Dec 23, 2012; Philadelphia, PA, USA; Washington Redskins head coach Mike Shanahan along the sidelines during the first quarter against the Philadelphia Eagles at Lincoln Financial Field. The Redskins defeated the Eagles 27-20. Mandatory Credit: Howard Smith-USA TODAY Sports
For as long as Robert Griffin III has been the quarterback, Mike Shanahan has been dogged by the same nagging question: Are he and Griffin on the same page? More specifically, does Shanahan place a higher value on protecting the star of the franchise than winning? This question was pushed to the background during the final two months of the season as the Redskins produced a miraculous winning streak to capture the NFC East and secure a playoff bid. But as RG3 lay crumpled on the FedEx Field mud during the playoff game against Seattle, the question resurfaced louder than ever. Despite the many feel good stories of Griffin’s knee rehab during the off-season, it’s clear that the coach-quarterback relationship has not been fully addressed.
Washington Post columnist (and former Redskins beat writer) Jason Reid discussed this issue on Thursday with Lavar Arrington and Chad Dukes. Based on his inside knowledge of the team, there are problems still to be ironed out:
“The situation has to be straightened out. Let’s put it that way. They don’t have to love each other, but they have to be on the same page. And I don’t think it’s a big stretch by what we’ve seen so far publicly, to say that there are clearly questions as to whether or not they’re on the same page.”
This damning quote is in response to tweets sent by RG3 to ESPN’s Trey Wingo in March. Griffin asserted that, “I know where my responsibility is within the dilemma that led to me having surgery to repair my knee, and all parties involved know their responsibilities as well.” Griffin clearly placed significant blame on Shanahan for the injury. Reid believes this is still a problem for the organization.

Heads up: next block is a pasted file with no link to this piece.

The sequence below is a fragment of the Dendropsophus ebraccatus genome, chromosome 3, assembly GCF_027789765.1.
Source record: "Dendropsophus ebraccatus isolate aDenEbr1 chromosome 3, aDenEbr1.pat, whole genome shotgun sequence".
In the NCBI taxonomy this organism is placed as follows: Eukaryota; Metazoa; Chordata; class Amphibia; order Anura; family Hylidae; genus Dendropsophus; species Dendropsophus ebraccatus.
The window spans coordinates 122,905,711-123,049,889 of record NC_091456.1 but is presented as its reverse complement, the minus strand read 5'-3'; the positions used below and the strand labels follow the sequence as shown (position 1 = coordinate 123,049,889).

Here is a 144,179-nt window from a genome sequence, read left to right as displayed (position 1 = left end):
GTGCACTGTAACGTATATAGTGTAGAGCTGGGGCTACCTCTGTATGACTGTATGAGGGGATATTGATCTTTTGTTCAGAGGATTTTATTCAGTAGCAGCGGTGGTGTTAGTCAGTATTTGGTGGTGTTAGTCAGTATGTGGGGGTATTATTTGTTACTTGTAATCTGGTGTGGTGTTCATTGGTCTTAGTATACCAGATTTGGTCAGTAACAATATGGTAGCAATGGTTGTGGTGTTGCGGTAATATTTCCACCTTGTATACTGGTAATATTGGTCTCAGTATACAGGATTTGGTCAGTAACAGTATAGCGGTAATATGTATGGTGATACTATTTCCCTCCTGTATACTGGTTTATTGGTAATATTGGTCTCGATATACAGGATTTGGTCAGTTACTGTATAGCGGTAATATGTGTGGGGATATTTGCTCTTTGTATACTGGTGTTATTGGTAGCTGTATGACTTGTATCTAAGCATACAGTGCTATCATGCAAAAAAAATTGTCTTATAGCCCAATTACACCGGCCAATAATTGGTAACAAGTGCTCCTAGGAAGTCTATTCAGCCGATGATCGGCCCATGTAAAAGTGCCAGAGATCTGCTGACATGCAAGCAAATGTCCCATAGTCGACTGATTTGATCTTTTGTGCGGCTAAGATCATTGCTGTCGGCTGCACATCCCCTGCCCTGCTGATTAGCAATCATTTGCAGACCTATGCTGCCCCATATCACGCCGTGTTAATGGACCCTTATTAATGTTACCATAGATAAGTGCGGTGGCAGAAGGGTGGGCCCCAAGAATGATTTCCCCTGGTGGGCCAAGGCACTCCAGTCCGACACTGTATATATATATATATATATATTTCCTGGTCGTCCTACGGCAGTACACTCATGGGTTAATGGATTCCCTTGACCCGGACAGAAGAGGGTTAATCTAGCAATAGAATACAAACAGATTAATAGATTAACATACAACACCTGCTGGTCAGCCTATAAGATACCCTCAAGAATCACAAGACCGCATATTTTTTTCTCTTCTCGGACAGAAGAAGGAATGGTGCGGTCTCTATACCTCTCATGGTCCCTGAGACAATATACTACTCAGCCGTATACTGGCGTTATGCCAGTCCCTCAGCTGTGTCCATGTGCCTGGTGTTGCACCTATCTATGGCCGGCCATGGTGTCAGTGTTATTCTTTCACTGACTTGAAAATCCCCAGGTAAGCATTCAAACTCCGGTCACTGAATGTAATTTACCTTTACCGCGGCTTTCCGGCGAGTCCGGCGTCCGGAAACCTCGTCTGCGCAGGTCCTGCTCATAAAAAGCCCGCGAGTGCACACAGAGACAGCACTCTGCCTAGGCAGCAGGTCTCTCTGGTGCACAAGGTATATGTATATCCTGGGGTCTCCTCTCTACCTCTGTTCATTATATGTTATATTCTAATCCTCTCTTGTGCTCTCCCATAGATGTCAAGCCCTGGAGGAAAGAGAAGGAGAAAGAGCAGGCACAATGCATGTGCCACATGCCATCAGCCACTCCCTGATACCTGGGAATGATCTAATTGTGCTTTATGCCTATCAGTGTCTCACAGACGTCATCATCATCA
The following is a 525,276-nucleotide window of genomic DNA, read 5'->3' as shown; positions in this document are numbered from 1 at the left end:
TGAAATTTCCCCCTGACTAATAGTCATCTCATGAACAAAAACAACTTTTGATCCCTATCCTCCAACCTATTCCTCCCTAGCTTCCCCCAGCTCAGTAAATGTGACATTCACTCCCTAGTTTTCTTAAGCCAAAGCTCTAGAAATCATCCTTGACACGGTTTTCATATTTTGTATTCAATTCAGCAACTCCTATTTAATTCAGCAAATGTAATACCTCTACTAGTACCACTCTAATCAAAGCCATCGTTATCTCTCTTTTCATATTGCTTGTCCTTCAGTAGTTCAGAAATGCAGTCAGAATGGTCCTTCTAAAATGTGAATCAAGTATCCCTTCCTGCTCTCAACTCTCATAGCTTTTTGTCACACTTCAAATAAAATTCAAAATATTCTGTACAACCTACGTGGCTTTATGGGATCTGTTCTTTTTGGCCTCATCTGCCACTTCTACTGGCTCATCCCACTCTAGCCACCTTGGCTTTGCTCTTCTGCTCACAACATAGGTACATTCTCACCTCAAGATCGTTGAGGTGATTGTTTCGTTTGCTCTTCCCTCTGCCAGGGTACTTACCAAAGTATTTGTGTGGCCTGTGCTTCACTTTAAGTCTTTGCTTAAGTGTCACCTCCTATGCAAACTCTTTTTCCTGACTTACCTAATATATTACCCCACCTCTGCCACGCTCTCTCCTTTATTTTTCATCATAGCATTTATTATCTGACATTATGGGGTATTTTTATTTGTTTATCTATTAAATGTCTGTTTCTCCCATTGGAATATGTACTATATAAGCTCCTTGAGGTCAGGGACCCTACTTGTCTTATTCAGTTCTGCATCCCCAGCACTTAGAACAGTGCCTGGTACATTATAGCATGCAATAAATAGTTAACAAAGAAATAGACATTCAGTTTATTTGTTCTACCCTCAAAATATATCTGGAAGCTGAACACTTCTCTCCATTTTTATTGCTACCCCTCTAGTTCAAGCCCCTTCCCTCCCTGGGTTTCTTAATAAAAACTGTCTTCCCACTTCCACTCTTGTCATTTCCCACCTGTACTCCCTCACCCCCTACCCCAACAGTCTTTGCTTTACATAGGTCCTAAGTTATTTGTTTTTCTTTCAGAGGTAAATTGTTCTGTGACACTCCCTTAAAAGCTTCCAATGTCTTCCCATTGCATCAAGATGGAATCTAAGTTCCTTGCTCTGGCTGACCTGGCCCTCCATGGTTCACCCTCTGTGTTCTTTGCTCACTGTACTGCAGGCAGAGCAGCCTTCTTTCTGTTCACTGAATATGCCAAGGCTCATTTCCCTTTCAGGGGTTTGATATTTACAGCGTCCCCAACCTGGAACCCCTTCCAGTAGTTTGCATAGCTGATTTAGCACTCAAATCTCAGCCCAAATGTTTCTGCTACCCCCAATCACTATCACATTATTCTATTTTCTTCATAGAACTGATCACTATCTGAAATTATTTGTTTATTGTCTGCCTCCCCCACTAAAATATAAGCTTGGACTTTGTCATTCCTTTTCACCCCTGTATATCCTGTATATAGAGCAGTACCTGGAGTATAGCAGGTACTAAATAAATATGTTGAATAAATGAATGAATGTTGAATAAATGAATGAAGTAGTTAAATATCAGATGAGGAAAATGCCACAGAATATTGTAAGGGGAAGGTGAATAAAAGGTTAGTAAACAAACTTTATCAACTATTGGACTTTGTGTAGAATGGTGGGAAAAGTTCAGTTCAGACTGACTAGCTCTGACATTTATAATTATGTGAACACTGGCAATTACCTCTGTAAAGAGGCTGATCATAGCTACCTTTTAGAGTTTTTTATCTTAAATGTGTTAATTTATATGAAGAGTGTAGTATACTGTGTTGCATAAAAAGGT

There are countless examples of Shanahan taking unnecessary risks with the health of his quarterback. Before the final injury during the playoff game, there were clear signs that Griffin was in debilitating pain. Yet Shanahan did not bench Griffin, and even called a quarterback keeper that saw RG3 hobble to the sideline on one leg. Even before the playoffs there were questions. Why were the Redskins so slow to diagnose a concussion in an October game against the Falcons? Why did Kyle Shanahan call so many veer option plays that left RG3 exposed to NFL defenses? Why did Mike Shanahan wait until the end of the season to suggest that RG3 needs to learn how to slide? These examples provide evidence to the question of whether Shanahan has been too risky with his quarterback. The question that is much more difficult to answer is, In what ways has Shanahan actually protected RG3?
Locker room dynamics are often overblown in the media. However, the relationship between Robert Griffin III and the Shanahans is a critical one for the future of the Redskins. If Griffin is to continue putting his well-being into the hands of his coaches, he needs to trust that they have his best interest at heart. At the moment, that does not appear to be the case.